Thursday, October 06, 2016

The Atlantic Endorses Hillary Clinton

The Atlantic has been around for a long, long time.  The publication has been around for 156 years and has endorsed a presidential candidate only three (3) times in its entire history.  Its first endorsement went to Abraham Lincoln and was largely motivated by the moral issue of that day: slavery.  The second and third endorsements of Lyndon Johnson and now, Hillary Clinton, noted the experience and capability of the endorsee, but were most motivated by the unfitness of their opponents,  In the case of Donald Trump, the publication's condemnation is scathing and ought to sway sane, thinking Americans to vote against Trump without hesitation despite Clinton's shortcomings.  Indeed, I would argue that Trump is the most unfit and dangerous presidential candidate in the history of the nation.  Here are some column excerpts (read the entire piece):
In october of 1860, James Russell Lowell, the founding editor of The Atlantic, warned in these pages about the perishability of the great American democratic experiment if citizens (at the time, white, male citizens) were to cease taking seriously their franchise:
In a society like ours, where every man may transmute his private thought into history and destiny by dropping it into the ballot-box, a peculiar responsibility rests upon the individual … For, though during its term of office the government be practically as independent of the popular will as that of Russia, yet every fourth year the people are called upon to pronounce upon the conduct of their affairs. Theoretically, at least, to give democracy any standing-ground for an argument with despotism or oligarchy, a majority of the men composing it should be statesmen and thinkers.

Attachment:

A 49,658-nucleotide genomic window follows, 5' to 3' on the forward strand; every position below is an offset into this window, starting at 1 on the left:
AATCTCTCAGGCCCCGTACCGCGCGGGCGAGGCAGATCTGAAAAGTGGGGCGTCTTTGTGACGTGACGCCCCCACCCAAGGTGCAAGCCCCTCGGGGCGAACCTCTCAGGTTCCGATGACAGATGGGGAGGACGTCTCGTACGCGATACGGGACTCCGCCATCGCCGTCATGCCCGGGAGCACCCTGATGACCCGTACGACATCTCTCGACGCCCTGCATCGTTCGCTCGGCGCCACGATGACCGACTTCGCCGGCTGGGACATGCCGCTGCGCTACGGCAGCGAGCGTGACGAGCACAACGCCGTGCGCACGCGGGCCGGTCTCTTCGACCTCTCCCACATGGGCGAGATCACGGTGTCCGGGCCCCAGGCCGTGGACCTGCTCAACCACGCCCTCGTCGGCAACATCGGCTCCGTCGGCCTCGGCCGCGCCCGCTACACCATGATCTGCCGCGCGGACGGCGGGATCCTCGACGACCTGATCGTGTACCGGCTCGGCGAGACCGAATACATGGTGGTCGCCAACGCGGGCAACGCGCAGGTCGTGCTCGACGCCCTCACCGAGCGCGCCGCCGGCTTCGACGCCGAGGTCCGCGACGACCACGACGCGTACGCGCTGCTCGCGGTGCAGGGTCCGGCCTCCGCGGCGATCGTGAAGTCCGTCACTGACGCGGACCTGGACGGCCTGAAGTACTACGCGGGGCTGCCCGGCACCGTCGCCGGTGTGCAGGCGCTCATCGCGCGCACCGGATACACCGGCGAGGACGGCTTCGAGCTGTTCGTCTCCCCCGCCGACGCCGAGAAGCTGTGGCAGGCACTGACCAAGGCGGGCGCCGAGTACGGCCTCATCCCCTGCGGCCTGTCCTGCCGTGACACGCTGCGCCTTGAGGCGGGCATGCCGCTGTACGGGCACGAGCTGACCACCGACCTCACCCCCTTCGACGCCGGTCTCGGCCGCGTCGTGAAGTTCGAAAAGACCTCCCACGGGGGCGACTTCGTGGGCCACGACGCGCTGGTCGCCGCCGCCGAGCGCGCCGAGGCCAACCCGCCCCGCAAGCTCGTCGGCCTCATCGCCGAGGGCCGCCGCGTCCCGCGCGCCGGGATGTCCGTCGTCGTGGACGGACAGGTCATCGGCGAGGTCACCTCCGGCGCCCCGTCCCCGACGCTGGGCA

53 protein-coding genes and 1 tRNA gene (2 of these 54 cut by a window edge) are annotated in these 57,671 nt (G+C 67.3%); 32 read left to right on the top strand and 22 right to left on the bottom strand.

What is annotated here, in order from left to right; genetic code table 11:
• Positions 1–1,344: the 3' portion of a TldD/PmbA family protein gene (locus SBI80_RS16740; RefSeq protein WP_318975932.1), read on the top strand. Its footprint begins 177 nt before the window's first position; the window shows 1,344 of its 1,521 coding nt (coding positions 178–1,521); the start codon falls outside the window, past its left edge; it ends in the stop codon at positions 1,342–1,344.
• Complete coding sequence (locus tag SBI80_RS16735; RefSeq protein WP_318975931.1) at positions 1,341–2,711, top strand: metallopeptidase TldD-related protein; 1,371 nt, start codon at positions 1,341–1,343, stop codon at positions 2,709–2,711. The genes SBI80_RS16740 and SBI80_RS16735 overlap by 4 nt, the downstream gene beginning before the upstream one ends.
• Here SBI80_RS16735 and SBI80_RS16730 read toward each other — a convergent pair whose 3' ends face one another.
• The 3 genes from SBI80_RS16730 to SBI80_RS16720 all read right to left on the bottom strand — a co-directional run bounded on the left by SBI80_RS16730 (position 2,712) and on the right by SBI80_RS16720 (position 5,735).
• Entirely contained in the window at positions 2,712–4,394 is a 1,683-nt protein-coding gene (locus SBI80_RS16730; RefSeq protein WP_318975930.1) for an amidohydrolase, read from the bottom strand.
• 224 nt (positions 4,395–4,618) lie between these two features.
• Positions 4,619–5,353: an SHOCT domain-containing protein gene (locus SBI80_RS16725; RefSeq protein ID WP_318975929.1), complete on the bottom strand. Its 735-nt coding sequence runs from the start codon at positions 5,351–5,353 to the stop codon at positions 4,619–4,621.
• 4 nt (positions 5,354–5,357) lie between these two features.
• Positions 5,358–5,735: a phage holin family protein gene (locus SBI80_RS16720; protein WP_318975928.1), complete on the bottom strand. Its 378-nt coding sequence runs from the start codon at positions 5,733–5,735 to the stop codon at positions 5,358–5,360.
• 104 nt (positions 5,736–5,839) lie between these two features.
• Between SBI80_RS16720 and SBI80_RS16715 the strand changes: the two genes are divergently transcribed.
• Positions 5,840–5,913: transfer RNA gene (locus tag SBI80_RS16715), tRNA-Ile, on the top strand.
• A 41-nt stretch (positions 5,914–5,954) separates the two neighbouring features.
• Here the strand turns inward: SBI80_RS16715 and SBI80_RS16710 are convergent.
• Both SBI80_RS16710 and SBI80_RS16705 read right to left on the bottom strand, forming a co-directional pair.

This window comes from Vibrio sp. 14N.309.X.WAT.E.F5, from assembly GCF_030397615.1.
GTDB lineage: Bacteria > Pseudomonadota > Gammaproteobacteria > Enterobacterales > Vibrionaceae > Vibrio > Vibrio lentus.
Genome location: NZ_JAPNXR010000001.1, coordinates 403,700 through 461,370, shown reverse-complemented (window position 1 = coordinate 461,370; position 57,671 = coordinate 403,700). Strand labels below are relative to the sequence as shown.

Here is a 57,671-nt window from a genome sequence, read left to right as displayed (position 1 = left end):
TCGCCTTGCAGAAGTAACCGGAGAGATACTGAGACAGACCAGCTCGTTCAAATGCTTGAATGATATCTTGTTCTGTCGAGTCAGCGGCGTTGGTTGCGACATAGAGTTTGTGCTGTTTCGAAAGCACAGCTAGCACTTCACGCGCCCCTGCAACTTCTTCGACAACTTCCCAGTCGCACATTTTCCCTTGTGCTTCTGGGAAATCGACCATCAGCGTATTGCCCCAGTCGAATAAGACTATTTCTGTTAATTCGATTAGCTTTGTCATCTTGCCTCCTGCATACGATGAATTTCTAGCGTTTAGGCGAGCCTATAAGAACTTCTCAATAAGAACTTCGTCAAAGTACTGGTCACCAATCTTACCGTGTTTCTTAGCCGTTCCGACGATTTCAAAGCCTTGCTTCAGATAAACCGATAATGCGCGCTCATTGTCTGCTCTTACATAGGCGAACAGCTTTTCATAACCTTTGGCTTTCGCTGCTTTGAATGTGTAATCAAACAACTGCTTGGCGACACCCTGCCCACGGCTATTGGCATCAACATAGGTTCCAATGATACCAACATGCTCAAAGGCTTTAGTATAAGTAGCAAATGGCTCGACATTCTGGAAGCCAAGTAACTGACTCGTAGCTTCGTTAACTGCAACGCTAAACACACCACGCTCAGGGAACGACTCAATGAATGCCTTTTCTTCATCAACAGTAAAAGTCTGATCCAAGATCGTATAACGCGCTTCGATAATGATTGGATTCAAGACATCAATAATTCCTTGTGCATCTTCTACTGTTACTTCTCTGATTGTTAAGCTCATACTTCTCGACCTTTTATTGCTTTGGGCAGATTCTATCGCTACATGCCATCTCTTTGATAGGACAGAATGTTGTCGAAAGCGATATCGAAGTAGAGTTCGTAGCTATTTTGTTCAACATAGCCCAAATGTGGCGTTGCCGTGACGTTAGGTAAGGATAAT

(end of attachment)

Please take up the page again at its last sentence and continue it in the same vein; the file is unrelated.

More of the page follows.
One of the animating causes of this magazine at its founding, in 1857, was the abolition of slavery, and Lowell argued that the Republican Party, and the man who was its standard-bearer in 1860, represented the only reasonable pathway out of the existential crisis then facing the country. In his endorsement of Abraham Lincoln for president, Lowell wrote, on behalf of the magazine, “It is in a moral aversion to slavery as a great wrong that the chief strength of the Republican party lies.” He went on to declare that Abraham Lincoln “had experience enough in public affairs to make him a statesman, and not enough to make him a politician.”
[I]t would be 104 years before The Atlantic would again make a presidential endorsement. In October of 1964, Edward Weeks, writing on behalf of the magazine, cited Lowell’s words before making an argument for the election of Lyndon B. Johnson. “We admire the President for the continuity with which he has maintained our foreign policy, a policy which became a worldwide responsibility at the time of the Marshall Plan,” the endorsement read. Johnson, The Atlantic believed, would bring “to the vexed problem of civil rights a power of conciliation which will prevent us from stumbling down the road taken by South Africa.”